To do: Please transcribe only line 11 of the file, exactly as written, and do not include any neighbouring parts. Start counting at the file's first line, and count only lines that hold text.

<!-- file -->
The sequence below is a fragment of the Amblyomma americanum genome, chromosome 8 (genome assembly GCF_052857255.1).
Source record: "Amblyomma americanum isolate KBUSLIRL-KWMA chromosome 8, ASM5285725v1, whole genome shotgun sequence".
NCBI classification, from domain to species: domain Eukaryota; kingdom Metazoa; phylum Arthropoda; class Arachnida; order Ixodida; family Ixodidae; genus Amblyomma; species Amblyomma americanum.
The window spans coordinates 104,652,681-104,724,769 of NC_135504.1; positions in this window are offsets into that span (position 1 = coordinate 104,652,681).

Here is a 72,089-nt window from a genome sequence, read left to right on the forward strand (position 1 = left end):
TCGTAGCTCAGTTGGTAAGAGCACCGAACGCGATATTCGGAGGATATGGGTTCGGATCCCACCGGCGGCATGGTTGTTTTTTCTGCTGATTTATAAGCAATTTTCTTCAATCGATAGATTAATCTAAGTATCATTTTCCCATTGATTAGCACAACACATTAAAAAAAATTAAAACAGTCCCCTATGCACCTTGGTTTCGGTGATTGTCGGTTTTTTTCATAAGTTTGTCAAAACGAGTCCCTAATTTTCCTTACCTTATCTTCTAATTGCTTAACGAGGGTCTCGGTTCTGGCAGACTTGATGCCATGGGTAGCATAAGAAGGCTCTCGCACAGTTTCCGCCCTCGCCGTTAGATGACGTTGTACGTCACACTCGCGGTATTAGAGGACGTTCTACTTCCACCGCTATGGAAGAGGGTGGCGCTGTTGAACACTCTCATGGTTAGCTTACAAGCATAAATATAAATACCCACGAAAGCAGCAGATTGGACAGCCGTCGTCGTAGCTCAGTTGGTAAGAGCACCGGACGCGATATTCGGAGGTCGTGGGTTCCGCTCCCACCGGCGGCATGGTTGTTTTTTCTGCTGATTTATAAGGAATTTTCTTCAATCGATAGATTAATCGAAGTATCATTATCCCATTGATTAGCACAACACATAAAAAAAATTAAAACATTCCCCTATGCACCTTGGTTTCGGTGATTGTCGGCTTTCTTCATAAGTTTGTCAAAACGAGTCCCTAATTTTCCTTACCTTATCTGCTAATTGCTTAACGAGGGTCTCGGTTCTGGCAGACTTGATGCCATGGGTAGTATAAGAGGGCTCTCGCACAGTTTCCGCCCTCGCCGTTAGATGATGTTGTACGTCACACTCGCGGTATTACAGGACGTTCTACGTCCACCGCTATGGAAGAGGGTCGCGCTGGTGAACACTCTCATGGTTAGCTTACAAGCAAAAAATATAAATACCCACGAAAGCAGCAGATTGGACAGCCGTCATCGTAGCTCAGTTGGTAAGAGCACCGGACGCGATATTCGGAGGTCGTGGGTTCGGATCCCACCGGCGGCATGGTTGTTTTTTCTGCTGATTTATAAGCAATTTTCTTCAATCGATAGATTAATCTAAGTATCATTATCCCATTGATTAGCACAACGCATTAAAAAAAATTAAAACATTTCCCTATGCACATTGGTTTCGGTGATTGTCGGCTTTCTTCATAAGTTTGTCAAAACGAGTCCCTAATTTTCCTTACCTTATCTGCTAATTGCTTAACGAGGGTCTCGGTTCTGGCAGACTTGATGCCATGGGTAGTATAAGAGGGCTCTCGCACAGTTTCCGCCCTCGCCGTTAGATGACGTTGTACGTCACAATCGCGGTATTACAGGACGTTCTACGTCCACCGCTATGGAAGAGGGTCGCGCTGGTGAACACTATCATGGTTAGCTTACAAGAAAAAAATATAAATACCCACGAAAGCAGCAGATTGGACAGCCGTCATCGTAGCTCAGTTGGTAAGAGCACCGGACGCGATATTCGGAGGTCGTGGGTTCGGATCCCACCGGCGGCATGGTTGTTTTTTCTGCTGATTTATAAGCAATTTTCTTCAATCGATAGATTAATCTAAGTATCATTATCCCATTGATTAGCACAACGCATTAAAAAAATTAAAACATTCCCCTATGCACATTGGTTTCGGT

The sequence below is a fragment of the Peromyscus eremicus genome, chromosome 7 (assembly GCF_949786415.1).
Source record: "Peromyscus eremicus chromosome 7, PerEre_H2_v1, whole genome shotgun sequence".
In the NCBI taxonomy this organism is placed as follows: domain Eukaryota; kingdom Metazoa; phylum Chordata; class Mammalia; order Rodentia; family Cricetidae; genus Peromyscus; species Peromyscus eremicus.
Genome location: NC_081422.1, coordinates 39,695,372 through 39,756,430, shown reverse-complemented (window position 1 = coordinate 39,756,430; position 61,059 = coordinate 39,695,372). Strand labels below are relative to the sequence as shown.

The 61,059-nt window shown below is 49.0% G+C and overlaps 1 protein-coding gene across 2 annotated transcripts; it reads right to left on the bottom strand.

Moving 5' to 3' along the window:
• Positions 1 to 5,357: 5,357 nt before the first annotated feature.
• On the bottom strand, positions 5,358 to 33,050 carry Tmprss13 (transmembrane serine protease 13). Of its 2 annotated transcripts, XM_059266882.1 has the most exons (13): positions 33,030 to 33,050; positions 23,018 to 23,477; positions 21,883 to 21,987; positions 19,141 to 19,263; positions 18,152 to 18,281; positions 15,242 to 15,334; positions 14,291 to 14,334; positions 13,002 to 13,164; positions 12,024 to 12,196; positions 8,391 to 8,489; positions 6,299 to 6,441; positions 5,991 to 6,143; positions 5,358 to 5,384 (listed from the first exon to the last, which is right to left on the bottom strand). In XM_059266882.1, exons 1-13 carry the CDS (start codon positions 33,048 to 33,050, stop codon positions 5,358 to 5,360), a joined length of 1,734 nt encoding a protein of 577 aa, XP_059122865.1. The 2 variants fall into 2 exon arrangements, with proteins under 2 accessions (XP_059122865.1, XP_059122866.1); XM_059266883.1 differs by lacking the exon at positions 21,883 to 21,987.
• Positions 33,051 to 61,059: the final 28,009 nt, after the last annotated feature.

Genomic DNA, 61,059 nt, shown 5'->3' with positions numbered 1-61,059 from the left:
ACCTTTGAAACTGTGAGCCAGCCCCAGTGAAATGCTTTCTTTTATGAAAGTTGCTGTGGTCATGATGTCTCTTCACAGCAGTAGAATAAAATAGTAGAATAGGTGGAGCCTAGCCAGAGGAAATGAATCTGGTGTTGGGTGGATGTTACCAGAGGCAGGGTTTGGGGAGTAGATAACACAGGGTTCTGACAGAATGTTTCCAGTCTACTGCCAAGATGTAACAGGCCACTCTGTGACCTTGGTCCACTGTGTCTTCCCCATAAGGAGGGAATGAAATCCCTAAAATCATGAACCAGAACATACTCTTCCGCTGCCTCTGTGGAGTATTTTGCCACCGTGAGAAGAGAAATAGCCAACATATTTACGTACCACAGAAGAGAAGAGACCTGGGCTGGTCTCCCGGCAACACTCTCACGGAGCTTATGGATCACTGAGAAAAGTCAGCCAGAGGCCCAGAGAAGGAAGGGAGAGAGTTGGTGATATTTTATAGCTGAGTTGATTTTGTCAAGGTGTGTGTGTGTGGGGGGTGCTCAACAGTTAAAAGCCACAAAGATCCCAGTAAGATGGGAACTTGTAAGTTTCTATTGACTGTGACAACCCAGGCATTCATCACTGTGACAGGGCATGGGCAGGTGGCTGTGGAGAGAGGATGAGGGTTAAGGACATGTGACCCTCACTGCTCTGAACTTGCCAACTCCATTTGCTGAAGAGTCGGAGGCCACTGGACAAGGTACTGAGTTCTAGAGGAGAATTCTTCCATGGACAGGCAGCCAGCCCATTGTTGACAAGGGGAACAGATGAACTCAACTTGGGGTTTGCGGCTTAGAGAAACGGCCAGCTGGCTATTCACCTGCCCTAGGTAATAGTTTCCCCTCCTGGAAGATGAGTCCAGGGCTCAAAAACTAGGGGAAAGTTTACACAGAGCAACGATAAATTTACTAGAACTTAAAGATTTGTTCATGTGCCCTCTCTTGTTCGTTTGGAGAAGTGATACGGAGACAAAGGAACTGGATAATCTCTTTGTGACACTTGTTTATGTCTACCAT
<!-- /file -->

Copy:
The 61,059-nt window shown below is 49.0% G+C and overlaps 1 protein-coding gene across 2 annotated transcripts; it reads right to left on the bottom strand.